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The modern demarcation problem

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Defining (and enforcing) a clear line between information and mis-information is impossible, but that doesn’t mean misinformation doesn’t exist or that there is nothing to be done to combat it.

I found myself caught in an ‘interesting’ set of exchanges on twitter a few weeks ago (I won’t link to it to spare you the tedium, but you could probably find it if you look hard enough). The nominal issue was whether deplatforming known bull******s was useful at stemming the spread of misinformation (specifically with respect to discussions around COVID). There is evidence that this does in fact work to some extent, but the twitter thread quickly turned to the question of who decides what is misinformation in the first place, and then descended into a free-for-all where just the very mention that misinformation existed or that the scientific method provided a ratchet to detect it, was met with knee-jerk references to the Nazi’s and the inquisition. So far, so usual, right?

While the specific thread was not particularly edifying, and I’ll grant that my tweets were not perfectly pitched for the specific audience, this is a very modern example of the classic Demarcation Problem (Stanford Encyclopedia of Philosophy) in the philosophy of science.

Science and Pseudo-Science

The demarcation problem is classically linked to the difficulty in deriving general principles that distinguish real science from pseudo-science. Everyone can name what (to them, and maybe many others) are examples of pseudo-science: astrology, homeopathy, cold fusion, etc., but coming up with characteristics that define ‘pseudo-science’ but that exclude ‘science’ is very hard (and maybe impossible).

For instance, the popularity of a scientific idea is not a useful metric, since many initially fringe ideas have subsequently become the consensus (perhaps all consensus ideas at some point were fringe?). More fruitfully, is the way in which pseudo-scientific ideas are argued for salient? Clearly, ideas that are built on logical fallacies, cherry picking, or rhetorical tricks, shouldn’t be relied on and are frequent signs of misinformation . However, the existence and use of poor arguments does not preclude the existence of better ones. Rightly, we tend not pay much attention to unfalsifiable theories, but not everything unfalsifiable is pseudo-science (string theory, for instance, though some might argue this!). However, some theories’ predictions simply can’t (yet) be tested. Gravitational waves weren’t pseudo-science just because it took a century to verify their existence.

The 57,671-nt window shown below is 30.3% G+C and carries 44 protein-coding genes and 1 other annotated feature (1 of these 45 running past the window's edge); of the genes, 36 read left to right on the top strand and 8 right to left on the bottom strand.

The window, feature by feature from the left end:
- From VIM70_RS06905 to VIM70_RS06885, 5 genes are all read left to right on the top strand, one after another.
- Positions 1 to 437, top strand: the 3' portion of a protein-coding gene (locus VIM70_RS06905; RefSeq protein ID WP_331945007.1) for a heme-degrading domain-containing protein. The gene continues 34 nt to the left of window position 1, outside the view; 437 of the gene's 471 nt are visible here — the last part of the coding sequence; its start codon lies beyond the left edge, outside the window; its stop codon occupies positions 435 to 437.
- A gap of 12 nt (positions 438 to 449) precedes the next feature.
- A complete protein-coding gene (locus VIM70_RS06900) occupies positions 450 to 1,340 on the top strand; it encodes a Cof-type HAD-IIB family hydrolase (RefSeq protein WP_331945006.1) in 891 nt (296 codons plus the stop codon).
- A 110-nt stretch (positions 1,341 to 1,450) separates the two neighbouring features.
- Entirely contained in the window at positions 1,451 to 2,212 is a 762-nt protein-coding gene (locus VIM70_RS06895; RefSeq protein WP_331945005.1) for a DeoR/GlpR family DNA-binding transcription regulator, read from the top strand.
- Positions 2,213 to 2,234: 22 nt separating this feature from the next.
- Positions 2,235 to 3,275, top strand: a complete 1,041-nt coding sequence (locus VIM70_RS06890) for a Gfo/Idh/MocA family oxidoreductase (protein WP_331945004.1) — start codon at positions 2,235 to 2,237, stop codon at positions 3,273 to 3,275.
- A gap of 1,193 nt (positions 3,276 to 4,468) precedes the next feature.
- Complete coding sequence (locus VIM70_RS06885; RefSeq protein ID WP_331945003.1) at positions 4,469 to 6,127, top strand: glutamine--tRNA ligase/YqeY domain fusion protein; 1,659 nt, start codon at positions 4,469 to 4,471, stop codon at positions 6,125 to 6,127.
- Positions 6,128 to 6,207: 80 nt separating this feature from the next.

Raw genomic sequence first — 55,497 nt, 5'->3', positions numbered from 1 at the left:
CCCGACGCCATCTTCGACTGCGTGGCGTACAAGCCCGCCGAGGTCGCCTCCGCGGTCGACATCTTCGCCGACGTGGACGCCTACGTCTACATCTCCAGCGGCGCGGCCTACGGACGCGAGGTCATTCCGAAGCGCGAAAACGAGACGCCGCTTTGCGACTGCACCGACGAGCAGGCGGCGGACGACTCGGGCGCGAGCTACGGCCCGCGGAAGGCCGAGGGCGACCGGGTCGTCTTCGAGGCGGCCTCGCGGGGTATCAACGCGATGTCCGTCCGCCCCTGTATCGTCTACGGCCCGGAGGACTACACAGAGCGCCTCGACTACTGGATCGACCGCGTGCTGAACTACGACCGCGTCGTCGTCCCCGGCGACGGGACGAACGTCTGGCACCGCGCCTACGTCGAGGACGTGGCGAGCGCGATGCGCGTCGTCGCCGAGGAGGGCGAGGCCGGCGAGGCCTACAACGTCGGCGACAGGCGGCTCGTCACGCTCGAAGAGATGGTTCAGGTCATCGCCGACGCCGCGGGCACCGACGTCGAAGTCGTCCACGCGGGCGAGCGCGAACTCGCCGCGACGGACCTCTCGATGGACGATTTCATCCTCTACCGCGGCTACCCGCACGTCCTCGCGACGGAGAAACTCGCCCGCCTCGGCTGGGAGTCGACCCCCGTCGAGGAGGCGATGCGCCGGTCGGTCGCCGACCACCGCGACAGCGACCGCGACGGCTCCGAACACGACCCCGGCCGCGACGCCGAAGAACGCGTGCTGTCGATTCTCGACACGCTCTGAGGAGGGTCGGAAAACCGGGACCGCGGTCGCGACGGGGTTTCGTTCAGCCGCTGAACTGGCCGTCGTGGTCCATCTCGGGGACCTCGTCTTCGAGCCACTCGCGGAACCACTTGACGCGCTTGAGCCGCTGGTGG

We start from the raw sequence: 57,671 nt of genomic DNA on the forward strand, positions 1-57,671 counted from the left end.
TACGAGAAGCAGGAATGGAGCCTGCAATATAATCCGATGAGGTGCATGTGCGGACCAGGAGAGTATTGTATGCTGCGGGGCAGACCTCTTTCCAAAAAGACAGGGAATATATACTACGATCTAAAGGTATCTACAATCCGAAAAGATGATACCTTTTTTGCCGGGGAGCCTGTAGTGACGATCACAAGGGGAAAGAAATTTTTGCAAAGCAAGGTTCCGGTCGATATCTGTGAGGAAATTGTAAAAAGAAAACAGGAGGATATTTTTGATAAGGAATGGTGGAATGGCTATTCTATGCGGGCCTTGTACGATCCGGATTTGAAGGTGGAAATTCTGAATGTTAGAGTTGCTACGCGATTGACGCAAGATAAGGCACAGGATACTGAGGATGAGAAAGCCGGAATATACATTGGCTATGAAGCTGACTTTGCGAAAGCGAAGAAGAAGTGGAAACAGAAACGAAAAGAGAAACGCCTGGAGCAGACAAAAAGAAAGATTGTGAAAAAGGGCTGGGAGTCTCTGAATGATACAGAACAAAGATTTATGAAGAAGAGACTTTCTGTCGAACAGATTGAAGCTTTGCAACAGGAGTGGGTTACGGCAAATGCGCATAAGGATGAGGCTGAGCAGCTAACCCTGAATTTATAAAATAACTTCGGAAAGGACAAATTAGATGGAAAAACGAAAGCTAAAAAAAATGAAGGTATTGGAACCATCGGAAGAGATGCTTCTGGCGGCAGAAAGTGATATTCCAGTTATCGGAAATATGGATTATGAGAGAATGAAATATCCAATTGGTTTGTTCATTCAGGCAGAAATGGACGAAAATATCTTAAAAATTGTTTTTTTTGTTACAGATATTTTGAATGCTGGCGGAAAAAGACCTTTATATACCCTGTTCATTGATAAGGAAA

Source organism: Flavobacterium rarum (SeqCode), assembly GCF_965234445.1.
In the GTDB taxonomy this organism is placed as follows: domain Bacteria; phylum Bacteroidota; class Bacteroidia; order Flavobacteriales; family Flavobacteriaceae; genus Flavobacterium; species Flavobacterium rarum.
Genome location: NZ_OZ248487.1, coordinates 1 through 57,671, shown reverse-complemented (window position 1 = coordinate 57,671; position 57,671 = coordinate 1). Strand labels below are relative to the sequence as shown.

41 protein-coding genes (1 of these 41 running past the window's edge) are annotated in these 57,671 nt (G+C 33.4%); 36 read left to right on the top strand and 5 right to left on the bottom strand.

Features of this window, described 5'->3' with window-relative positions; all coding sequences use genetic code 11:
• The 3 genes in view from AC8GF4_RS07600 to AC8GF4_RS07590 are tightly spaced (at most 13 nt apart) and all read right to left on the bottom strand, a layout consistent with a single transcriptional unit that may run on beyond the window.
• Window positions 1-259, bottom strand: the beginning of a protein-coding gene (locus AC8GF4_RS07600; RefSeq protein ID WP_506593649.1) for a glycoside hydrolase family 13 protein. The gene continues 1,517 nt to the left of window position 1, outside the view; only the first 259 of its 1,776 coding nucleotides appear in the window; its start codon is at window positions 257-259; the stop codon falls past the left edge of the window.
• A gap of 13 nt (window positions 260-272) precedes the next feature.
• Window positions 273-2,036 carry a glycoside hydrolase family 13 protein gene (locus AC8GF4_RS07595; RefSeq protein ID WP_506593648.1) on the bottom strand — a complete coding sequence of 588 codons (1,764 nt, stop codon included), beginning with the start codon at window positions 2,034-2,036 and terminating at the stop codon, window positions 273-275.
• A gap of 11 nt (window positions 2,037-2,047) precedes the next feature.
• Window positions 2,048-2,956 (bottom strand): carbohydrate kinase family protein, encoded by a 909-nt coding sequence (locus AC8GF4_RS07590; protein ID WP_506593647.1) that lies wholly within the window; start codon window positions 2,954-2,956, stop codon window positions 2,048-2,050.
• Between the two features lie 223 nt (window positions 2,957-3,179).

Conversely, many pseudo-sciences make many falsifiable statements (many, indeed, that have already been falsified). Popper’s claim that scientific claims are demarcated by falsifiablity is thus hard to support. What about the skill of predictions? After all, this is the gold standard of scientific theories. Theories with a track record of successful predictions (not just hindcasts) would seem to be sufficient to be considered scientific, but it’s clearly not necessary. And so on…

Pseudo-science and misinformation

Pseudo-science is often thought of at the level of a theory or a body of work, not at the level of a single fact or argument. However, misinformation can be far more granulated and doesn’t necessarily have to relate to a coherent view in any respect. Like pseudo-science, misinformation is often clear in specific examples (claims that vaccines implant micro-chips! or they make you magnetic! or that Space Force is about to stage a coup!) but hard to define in general.

As above, misinformation can’t be defined simply as anything that isn’t part of a scientific consensus (too broad), or that isn’t falsifiable. Sure, it might be easy to say that misinformation is information that is demonstrably false, but that begs the question of how this should be demonstrated and who is to judge when it has been.

Going further, what about information that is simply misleading? As we’ve seen in the climate discourse it’s easy to find red herrings that are true as far as they go, but that don’t go very far. Did you know that climate has changed before? Or that water vapor is the most important greenhouse gas? These claims are not false, but are often used in the service of a false premise (that human-caused climate change is either not happening or not important). Even here, there is a normative (subjective) judgement. Who is to say what is important? for what? or who?